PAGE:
Just around the river bend
As previous posts may indicate, I take a great deal of my working knowledge from the life affirming industry that is Disney.
In fact, I might even go so far as to say if it's not being sung by a flying elephant, or spoken by a talking spaniel, then it just ain't worth hearing. It should come as no surprise, then, that I am launching this month's blog post with the wise words of another animated guru; Pocahontas . . .
“What I love most about rivers is:
You can't step in the same river twice
The water's always changing, always flowing”
. . .Which I would like to draw upon as I explore a popular theme currently running through Sheffield – the river.
Sheffield Canal, image courtesy Sheffield River Stewardship Company
Last weekend I attended an event to launch The River Commons Project, hosted at CADS and set up in conjunction with University of Sheffield School of Architecture, Studio Polpo, and SKINN.
The aim of The River Commons Project is to invite artists, actors, architects, collaborators, creatives and (it seems) any interested party to explore the stretch of the River Don that runs from Kelham Island to Hillsborough (as well as its surrounding environment). Many of Sheffield's waters are inaccessible, having been abandoned over time or cut off by industrial sites. This project sets out to rediscover the life they have and open them up to the public.
If you want to find out more and get involved, I recommend that you join the flock and follow their flight path on Twitter: @RiverCommons
River Commons Project, CADS Sheffield, image courtesy @RiverCommons
Inspired by the recent resurgence in watery worlds, (there’s also an aquatic affair on at the Millennium Galleries – Under The Sea runs until 10th June, and, somewhat appropriately shares its title with another favourite musical number from Disney) I have begun to consider the river as a creative entity.
When I lived in London I spent a great deal of time wandering by the Thames. I lived in over a dozen properties during my seven-year stint in the city of smoke, but none of them were far from the water's edge. I remember spending early mornings sitting by the quayside, dangling my feet over the edge of the docks and watching the sunrise over the riverbank. I remember running along the embankment late at night when the stars were out, grappling for a step up to the pavement before the tide rushed in at my feet. I remember sitting on a bench watching the boats sail past, trying to resolve life's dilemmas. Whether I had a problem or a solution, an emotional up or down, the river provided just the right place for me to be. Something about the way the water was 'always changing, always flowing' meant I could return to a familiar place and in it find something new.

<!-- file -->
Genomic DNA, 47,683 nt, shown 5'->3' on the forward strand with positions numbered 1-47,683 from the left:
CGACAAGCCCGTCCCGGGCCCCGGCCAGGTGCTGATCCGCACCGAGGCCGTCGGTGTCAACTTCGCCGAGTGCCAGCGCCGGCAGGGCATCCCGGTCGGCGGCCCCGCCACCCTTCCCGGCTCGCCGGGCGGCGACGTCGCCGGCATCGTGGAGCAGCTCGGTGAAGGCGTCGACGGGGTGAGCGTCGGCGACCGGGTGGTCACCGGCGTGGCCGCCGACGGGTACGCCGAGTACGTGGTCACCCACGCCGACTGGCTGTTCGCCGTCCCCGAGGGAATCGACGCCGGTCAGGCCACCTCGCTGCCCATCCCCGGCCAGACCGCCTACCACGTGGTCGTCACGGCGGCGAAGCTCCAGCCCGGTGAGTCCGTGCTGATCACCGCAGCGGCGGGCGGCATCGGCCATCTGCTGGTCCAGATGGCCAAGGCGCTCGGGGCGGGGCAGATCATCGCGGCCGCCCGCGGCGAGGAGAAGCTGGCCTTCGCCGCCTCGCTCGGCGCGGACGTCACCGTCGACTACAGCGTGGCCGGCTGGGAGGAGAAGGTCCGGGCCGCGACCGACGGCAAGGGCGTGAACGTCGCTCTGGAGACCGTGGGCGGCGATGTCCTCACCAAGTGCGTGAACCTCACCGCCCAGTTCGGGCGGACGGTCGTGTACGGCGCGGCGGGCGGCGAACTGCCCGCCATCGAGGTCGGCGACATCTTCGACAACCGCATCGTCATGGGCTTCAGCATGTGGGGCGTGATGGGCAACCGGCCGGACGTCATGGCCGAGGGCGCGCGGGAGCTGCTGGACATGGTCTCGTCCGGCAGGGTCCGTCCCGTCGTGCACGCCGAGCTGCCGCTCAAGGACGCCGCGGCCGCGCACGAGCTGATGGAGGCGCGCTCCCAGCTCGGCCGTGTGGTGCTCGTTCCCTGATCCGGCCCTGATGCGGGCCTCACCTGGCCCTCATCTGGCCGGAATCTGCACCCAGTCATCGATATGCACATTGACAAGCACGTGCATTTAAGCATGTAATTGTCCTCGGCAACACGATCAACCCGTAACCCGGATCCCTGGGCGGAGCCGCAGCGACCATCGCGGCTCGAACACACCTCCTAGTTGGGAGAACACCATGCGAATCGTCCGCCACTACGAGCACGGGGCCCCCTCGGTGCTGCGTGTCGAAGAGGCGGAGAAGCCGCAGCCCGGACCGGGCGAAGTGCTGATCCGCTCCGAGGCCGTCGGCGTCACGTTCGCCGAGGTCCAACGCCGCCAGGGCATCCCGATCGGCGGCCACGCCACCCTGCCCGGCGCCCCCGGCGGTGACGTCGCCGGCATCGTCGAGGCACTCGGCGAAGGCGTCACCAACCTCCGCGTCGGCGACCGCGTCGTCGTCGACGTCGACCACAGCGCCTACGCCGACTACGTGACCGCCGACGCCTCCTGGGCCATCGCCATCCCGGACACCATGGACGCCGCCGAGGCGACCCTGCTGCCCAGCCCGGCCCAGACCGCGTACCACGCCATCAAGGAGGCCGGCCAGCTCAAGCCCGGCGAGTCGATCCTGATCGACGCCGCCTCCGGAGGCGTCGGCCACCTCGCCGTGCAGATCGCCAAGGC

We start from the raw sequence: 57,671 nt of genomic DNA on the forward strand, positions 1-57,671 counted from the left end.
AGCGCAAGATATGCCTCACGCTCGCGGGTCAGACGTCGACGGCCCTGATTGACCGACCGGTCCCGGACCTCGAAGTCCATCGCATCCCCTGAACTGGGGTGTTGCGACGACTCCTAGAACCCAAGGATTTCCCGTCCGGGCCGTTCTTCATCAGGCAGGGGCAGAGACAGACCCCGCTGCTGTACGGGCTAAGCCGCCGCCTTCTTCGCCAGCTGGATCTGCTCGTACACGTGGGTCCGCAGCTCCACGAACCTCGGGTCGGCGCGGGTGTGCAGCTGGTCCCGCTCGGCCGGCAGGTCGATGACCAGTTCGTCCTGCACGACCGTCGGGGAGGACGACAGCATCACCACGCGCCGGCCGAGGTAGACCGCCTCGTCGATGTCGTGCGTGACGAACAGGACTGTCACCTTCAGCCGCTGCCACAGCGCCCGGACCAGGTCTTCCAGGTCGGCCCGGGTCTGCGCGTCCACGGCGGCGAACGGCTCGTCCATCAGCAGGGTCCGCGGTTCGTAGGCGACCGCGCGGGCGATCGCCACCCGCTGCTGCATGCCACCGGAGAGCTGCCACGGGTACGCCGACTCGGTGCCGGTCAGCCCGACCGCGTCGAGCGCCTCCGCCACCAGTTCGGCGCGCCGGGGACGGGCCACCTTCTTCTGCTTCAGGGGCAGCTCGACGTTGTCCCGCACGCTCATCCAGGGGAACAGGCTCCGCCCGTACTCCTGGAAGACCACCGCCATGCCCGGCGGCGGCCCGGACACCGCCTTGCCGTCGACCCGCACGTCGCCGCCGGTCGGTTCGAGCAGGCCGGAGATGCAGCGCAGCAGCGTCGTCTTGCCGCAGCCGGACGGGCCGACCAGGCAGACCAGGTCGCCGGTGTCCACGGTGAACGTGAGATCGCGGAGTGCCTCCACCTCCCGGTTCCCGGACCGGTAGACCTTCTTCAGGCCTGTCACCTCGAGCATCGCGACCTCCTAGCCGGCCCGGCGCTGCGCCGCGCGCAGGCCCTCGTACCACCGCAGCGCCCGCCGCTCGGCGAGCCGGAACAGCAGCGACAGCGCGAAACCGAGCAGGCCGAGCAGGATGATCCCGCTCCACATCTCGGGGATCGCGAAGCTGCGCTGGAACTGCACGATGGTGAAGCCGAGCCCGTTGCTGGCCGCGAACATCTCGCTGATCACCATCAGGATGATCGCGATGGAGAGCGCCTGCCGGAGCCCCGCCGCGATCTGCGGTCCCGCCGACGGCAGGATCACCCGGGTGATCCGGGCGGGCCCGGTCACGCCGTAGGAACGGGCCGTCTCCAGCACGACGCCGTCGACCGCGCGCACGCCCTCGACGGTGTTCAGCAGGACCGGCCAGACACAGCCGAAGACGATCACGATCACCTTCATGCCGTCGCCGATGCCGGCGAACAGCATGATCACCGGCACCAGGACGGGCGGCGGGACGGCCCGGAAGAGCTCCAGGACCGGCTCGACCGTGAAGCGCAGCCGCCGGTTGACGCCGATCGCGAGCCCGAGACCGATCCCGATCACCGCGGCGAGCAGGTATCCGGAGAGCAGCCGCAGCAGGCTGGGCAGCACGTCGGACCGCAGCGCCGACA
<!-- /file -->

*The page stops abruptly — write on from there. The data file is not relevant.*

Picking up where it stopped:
London canal, a view from my window
Moving back to Sheffield, my first thoughts turned to the absence of this central part of my life; the Thames. How would I survive with no riverbank to run along?
When Mole declares he's never been on the river, the Water Rat of Wind in the Willows explains the pure joy derived from messing about in a boat:
Nothing seems really to matter, that's the charm of it. Whether you get away, or whether you don't; whether you arrive at your destination or whether you reach somewhere else, or whether you never get anywhere at all, you're always busy, and you never do anything in particular; and when you've done it there's always something else to do, and you can do it if you like, but you'd much better not.
The river is a place where time returns to it's elastic state; stretching out and bending back, allowing the mind to wander and pull at itself. It seems to me that the river is the perfect symbol for creative practice, whether it is writing, making art, building, cooking, playing music or gardening. The mind needs to ebb and flow, occasionally gathering in pools and breaking off into streams and estuaries. We chase after our ideas, but somehow they remain “just around the river bend”, and maybe that's what keeps us (and them) moving….
River Commons, image courtesy Studio Polpo
According to The River Stewardship Company of Sheffield, rocks are regularly placed along the rivers of Sheffield to move the currents of water and create shelter for fish. When I heard this, I immediately recognised a parallel behaviour within my own creative process. It is necessary, I think, for obstacles and “rocks” to interfere with the general flow of thought, in order that new paths are taken and new methods employed. Every so often I am faced with a static boulder around which I must divert my journey. It may be something big and concrete, like moving home, or having to work long shifts, or it may be something peculiar and submerged from sight, like losing sight of a goal, or suffering from a creative block. Whatever it is I lose my direction, and am forced to confront the obstruction. More often than not, I must go round it. But sometimes I can take refuge behind it, and gather myself up before continuing in a new way.
All these thoughts slip away from me now as I try to tie them down for you to read. Language is as runny as water, and it pulses through the mind in much the same way – with speed and unfathomable knowing. Things I cannot quite see escape around the corner of my mind. As Ivor Cutler so wisely put it, "Where the river bends, the blind men fall in".
Wandering back home last weekend, on the night of The River Commons event, I felt safe again in the knowledge that Sheffield's rivers were still running – and that in the near future, hopefully, I will find my way to their banks.